Sarah McIntyre (jabberworks) wrote,
Sarah McIntyre

mermaids and sea monkeys invade the clpe headquarters

This drawing was going to be a simple Sea Monkey and a signature on a wall, but it's always too tempting to draw an entire mermaid. So if you ever visit the Centre for Literacy in Primary Education, near London's Waterloo station, Iris will give you a big wave.

I've been wearing my Seawigs dress a lot, but I hadn't have a chance yet to wear this lovely number from Sika Designs, so I thought I'd give it a twirl.

Photo tweeted by Charlotte Hacking

With my super-fashionable, trés-expensive yellow hat, of course.

My co-author Philip Reeve and I had a great time talking with teachers at the CLPE conference, particularly highlighting the way drawing and making comics can inspire a love of reading in kids (and adults!). Philip explained how he gets cross when people credit Oliver and the Seawigs only to him, and forget to mention the illustrator (me!) because the pictures are such a vital part of the story, and we came up with the ideas for it together. (It's like leaving out a name in Laurel & Hardy, Morecambe & Wise, Reeves & Mortimer... why would you?) And we encouraged the teachers never to try to wean kids away from stories with pictures; we live in a very visual society that is getting more and more so, and to try to convince children that so-called 'proper books' are the ones without pictures is to tell them that books are irrelevant to their lives. They may want to read some books without pictures at some point in their lives, but there's nothing wrong - and A LOT of right - about them reading and developing their literacy in text and image at the same time.

We arrived a bit early at the conference, so were lucky enough to be able to sit in on a fabulous talk by Tim Wright. Tim's an internet-based writer, and does all sorts of creative stories online, pulling in audiences interactively and setting up programmes that will let the story keep going without him. He understands the power of visual images with story, and the need for people to interact with online stories to engage with them. For one project, he was following a trail set out in Robert Louis Stevenson's Kidnapped, walking across Scotland, and marking his way online as he went. Some people didn't just read the story passively online, but actually showed up along the route, wanting to walk with him, and to take turns reading recorded passage from the book for the daily postings. Right now he's doing a #golfonthemoon project; I didn't quite get it, so I'll need to explore the hash tag more, but I think it's basically people mocking up pictures and videos to make it look like they've been playing golf on the moon. A playful Moon Hoax. I love that about the Internet, how people can play with ideas like this, and feel instantly inspired to create their own little stories in a larger framework.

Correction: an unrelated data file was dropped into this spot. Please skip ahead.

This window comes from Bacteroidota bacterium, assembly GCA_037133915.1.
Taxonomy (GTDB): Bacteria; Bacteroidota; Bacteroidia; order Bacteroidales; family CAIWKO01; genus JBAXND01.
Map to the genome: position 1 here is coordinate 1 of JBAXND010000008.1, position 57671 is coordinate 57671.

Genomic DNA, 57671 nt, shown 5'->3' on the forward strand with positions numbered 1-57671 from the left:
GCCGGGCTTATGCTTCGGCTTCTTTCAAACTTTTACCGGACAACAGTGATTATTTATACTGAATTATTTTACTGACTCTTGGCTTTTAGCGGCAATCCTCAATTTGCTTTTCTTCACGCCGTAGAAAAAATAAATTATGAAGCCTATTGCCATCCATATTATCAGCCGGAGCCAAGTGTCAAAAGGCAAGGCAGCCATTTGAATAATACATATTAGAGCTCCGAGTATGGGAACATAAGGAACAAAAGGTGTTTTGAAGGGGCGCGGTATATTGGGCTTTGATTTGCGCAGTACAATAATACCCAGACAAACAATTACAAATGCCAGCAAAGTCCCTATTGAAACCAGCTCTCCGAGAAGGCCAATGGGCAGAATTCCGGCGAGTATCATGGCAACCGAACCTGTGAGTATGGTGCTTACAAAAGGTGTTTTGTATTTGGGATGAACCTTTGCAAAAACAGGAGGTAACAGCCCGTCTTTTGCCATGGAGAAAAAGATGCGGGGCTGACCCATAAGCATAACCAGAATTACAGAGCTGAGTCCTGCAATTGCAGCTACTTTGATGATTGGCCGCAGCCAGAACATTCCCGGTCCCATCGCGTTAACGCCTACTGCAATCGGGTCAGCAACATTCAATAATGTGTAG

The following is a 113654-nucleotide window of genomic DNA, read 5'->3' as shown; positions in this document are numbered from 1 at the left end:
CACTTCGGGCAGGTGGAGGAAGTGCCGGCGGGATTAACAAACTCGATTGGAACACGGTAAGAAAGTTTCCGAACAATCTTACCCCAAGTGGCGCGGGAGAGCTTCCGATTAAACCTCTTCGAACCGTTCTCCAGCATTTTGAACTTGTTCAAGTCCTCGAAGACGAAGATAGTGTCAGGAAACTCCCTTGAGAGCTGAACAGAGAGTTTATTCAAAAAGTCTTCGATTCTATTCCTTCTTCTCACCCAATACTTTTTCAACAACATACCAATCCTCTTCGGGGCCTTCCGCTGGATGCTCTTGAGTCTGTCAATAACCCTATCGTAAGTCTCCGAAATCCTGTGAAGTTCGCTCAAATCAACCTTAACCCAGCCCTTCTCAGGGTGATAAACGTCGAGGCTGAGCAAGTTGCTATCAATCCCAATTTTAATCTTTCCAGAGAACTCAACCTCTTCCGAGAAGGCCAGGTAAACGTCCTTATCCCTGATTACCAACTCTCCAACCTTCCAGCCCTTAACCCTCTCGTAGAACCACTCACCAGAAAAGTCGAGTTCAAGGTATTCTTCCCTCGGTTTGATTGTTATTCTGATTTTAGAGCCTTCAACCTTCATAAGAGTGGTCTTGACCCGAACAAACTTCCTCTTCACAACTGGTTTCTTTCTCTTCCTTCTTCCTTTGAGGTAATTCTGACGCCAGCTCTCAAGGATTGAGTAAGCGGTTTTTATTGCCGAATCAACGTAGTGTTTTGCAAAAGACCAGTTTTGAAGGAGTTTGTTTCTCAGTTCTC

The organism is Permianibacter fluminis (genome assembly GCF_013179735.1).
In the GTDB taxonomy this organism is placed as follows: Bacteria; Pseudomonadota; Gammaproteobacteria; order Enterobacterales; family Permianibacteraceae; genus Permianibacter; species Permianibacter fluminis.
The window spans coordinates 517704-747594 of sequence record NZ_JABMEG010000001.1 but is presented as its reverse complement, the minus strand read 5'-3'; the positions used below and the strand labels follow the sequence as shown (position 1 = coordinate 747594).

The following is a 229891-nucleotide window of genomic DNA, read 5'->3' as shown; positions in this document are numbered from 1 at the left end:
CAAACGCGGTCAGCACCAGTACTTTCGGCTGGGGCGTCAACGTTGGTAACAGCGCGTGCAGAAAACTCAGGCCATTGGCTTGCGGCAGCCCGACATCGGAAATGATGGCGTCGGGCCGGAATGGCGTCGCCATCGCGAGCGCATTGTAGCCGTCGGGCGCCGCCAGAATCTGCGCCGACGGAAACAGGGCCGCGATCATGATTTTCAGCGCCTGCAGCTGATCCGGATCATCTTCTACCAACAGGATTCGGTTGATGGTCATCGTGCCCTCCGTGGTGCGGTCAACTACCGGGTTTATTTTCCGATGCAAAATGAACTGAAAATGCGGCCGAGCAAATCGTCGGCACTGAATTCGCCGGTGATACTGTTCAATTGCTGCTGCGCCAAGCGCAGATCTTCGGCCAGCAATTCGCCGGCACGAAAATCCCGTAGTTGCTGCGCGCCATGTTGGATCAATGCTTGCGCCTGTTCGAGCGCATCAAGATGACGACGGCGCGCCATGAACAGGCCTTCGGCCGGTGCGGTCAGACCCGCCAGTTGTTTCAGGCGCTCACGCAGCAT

But Tim did express fear over the way that kids never have Alone Time; they always have a device with them and can be contacted and scrutinised by their peers during every waking hour. But it's not just kids, I find myself spending less time completely alone than I used to; I need to be careful about this; I get a lot of creative energy from collaboration, but sometimes I just need to sit down and work out problems without talking to anyone. It's all about getting a good balance.

We were very glad to see our talk followed by Tom Fickling and Liz Payton from The Phoenix Comic, a perfect example of great reading material for kids that inspires them at the same time as helping them grow in textual and visual literacy. And Marcus Sedgwick, who's also made a graphic novel, Dark Satanic Mills, with his brother Julian Sedgwick, a great example of visual story collaboration. Which is a fascinating contrast to Marcus's book She is Not Invisible, which I enjoyed very much and which features a blind narrator and deliberately cuts out every visual reference.

A huge thanks to the team who ran the conference! The venue - a converted old school - is lovely, and I was dying to explore the picture book collection. I didn't get photos of everyone, but here on the left is Eddie Burnett, the bookseller for the day from Jubilee Books. (Eddie used to run his shop on a bus!) And left to right: Primary Advisory Teacher Sue Dunn, CLPE Chief Executive Louise Johns-Shepherd, CLPE Marketing Manager Fatim Kesvani, CLPE Literature & Library Development Manager Ann Lazim. And thanks to Teaching and Learning Manager Charlotte Hacking for tweeting lots of photos on the #c21writing hashtag (click to find more photos and updates), to Oxford University Press's Elaine McQuade for coming along and taking us out for lunch, and to CLPE Primary Advisor Teacher Andrew Kite, who was our contact person for the day; it was a good one!

Tags: conference

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